Shuai jiao

Shuai jiao

Shuai jiao is the modern Chinese term for wrestling. In a Western context, the term refers specifically to Chinese and Mongolian styles of wrestling. These styles have a long history and have undergone several changes in both name and form.


The earliest Chinese term for wrestling, "jǐao dǐ" (horn butting), refers to an ancient sport in which contestants wore horned headgear with which they attempted to butt their opponents. Legend states that "jiao di" was used in 2697 BC by the Yellow Emperor's army to gore the soldiers of a rebel army led by Chi You. In later times, young people would play a similar game, emulating the contests of domestic cattle, without the headgear. Jiao di has been described as an originating source of wrestling and latter forms of martial arts in China.

"Jiao li" (角力) was a grappling martial art that was developed in the Zhou Dynasty (between the twelfth and third century BCE). An official part of Zhou military's training program under the order of the king, jiao li is generally considered to be the oldest existing Chinese martial art and is among the oldest systematic martial arts in the world. Jiao li supplemented throwing techniques with strikes, blocks, joint locks and attacks on pressure points. These exercises were practiced in the winter by soldiers who also practiced archery and studied military strategy.

Jiao li eventually became a public sport in the Qin Dynasty (221-207 BCE), held for court amusement as well as for recruiting the best fighters. Competitors wrestled each other on a raised platform called a "leitai" for the potential reward of being hired as a bodyguard to the emperor or a martial arts instructor for the Imperial Military. Some contests would last a week or so, with over a thousand participants. Jiao li was taught to soldiers in China over many centuries and its popularity among the Manchu military guaranteed its influence on later Chinese martial arts through the end of the Qing dynasty.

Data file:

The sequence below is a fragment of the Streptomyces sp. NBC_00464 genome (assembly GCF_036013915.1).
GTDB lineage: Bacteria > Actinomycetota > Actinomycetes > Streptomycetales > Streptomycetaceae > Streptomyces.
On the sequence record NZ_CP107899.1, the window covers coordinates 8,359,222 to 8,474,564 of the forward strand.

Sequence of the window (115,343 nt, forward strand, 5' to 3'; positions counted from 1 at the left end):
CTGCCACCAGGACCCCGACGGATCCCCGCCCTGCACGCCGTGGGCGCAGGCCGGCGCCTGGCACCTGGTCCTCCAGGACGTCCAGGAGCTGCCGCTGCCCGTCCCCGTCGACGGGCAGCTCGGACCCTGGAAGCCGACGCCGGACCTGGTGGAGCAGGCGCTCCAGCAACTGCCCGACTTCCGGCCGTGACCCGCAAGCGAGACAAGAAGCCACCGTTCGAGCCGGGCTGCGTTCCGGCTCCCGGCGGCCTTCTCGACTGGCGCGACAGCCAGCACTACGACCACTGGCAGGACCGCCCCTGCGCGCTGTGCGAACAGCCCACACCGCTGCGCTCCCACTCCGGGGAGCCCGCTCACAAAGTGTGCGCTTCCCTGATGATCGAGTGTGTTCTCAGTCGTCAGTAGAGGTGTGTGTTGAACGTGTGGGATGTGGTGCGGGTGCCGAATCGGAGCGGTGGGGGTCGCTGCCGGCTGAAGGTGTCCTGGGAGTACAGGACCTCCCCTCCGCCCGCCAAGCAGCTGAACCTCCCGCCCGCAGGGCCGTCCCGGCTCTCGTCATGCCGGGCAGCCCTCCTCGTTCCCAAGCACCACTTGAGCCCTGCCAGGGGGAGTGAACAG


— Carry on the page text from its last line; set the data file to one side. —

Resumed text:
The term "shuai jiao" was chosen by the Central Guoshu Academy (Zhong Yang Guo Shu Guan 中央國術館) of Nanjing in 1928 when competition rules were standardized. Today, shuai jiao is popular with the Mongols, where it is called "böhke," who hold competitions regularly during cultural events. The art continues to be taught in the police and military academies of China.


The word "shuai," , stands for "to throw onto the ground", while "jiao" may be one of two characters: the first and older, , stands for "horns" and the second and recent, , stands for "wrestle or trip using the legs". In modern Chinese Shuai Jiao is always written using the more recent characters , and should be translated as "to throw onto the ground through wrestling with legs". The use of the character is due to the fact that in the earliest form of Shuaijiao, players wore helmet with horns and head-butting was allowed. This form of Shuaijiao is called 'Ciyou Xi'.

See also

Notes and references

General references

  • Encyclopedic Dictionary of the Chinese Language, entry 35831.82
  • Chinese Fast Wrestling for Fighting, Liang, Shou-Yu and Tai D. Ngo, ISBN 1-886969-49-3
  • Journal of Asian Martial Arts Volume 15, No. 1, 2006. Via Media Publishing, Erie Pennsylvania USA. ISSN 1057-8358

External links

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